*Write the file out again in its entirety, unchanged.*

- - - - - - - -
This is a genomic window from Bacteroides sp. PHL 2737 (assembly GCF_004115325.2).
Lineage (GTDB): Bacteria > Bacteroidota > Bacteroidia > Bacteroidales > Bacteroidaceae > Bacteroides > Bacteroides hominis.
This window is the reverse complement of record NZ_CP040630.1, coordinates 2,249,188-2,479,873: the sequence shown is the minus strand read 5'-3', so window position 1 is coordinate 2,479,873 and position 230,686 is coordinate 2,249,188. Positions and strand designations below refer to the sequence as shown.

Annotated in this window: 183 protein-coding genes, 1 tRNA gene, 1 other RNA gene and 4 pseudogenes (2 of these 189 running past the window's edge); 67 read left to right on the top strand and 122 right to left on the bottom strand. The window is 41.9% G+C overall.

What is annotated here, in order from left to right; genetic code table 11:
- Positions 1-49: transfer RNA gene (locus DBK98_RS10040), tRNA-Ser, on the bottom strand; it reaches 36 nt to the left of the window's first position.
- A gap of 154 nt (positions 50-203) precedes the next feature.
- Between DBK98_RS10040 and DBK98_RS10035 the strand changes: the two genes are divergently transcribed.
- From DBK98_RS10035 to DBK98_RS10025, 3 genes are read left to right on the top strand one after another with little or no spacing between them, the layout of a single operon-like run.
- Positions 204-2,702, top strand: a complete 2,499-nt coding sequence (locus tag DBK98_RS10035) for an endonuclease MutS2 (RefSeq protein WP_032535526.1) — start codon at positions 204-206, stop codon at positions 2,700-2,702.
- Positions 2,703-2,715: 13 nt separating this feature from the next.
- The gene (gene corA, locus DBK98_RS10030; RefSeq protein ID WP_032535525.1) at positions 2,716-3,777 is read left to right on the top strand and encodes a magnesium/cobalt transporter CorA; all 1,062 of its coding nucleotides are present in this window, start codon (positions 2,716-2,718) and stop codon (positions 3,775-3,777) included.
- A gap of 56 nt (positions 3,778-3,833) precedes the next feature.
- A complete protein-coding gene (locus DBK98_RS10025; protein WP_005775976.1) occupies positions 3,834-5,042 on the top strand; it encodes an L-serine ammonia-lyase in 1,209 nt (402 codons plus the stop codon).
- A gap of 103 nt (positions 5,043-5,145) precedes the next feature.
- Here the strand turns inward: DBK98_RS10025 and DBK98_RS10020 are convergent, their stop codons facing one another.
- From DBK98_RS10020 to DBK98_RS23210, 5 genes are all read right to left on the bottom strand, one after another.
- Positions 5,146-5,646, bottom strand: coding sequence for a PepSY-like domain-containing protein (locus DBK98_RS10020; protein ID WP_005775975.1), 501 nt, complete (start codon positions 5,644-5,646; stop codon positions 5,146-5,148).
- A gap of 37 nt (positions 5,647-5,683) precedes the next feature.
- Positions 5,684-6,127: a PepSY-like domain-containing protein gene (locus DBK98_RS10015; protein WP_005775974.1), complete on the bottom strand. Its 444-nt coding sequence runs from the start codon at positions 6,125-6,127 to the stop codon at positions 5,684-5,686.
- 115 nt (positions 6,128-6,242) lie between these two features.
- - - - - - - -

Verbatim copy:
This is a genomic window from Bacteroides sp. PHL 2737 (assembly GCF_004115325.2).
Lineage (GTDB): Bacteria > Bacteroidota > Bacteroidia > Bacteroidales > Bacteroidaceae > Bacteroides > Bacteroides hominis.
This window is the reverse complement of record NZ_CP040630.1, coordinates 2,249,188-2,479,873: the sequence shown is the minus strand read 5'-3', so window position 1 is coordinate 2,479,873 and position 230,686 is coordinate 2,249,188. Positions and strand designations below refer to the sequence as shown.

Annotated in this window: 183 protein-coding genes, 1 tRNA gene, 1 other RNA gene and 4 pseudogenes (2 of these 189 running past the window's edge); 67 read left to right on the top strand and 122 right to left on the bottom strand. The window is 41.9% G+C overall.

What is annotated here, in order from left to right; genetic code table 11:
- Positions 1-49: transfer RNA gene (locus DBK98_RS10040), tRNA-Ser, on the bottom strand; it reaches 36 nt to the left of the window's first position.
- A gap of 154 nt (positions 50-203) precedes the next feature.
- Between DBK98_RS10040 and DBK98_RS10035 the strand changes: the two genes are divergently transcribed.
- From DBK98_RS10035 to DBK98_RS10025, 3 genes are read left to right on the top strand one after another with little or no spacing between them, the layout of a single operon-like run.
- Positions 204-2,702, top strand: a complete 2,499-nt coding sequence (locus tag DBK98_RS10035) for an endonuclease MutS2 (RefSeq protein WP_032535526.1) — start codon at positions 204-206, stop codon at positions 2,700-2,702.
- Positions 2,703-2,715: 13 nt separating this feature from the next.
- The gene (gene corA, locus DBK98_RS10030; RefSeq protein ID WP_032535525.1) at positions 2,716-3,777 is read left to right on the top strand and encodes a magnesium/cobalt transporter CorA; all 1,062 of its coding nucleotides are present in this window, start codon (positions 2,716-2,718) and stop codon (positions 3,775-3,777) included.
- A gap of 56 nt (positions 3,778-3,833) precedes the next feature.
- A complete protein-coding gene (locus DBK98_RS10025; protein WP_005775976.1) occupies positions 3,834-5,042 on the top strand; it encodes an L-serine ammonia-lyase in 1,209 nt (402 codons plus the stop codon).
- A gap of 103 nt (positions 5,043-5,145) precedes the next feature.
- Here the strand turns inward: DBK98_RS10025 and DBK98_RS10020 are convergent, their stop codons facing one another.
- From DBK98_RS10020 to DBK98_RS23210, 5 genes are all read right to left on the bottom strand, one after another.
- Positions 5,146-5,646, bottom strand: coding sequence for a PepSY-like domain-containing protein (locus DBK98_RS10020; protein ID WP_005775975.1), 501 nt, complete (start codon positions 5,644-5,646; stop codon positions 5,146-5,148).
- A gap of 37 nt (positions 5,647-5,683) precedes the next feature.
- Positions 5,684-6,127: a PepSY-like domain-containing protein gene (locus DBK98_RS10015; protein WP_005775974.1), complete on the bottom strand. Its 444-nt coding sequence runs from the start codon at positions 6,125-6,127 to the stop codon at positions 5,684-5,686.
- 115 nt (positions 6,128-6,242) lie between these two features.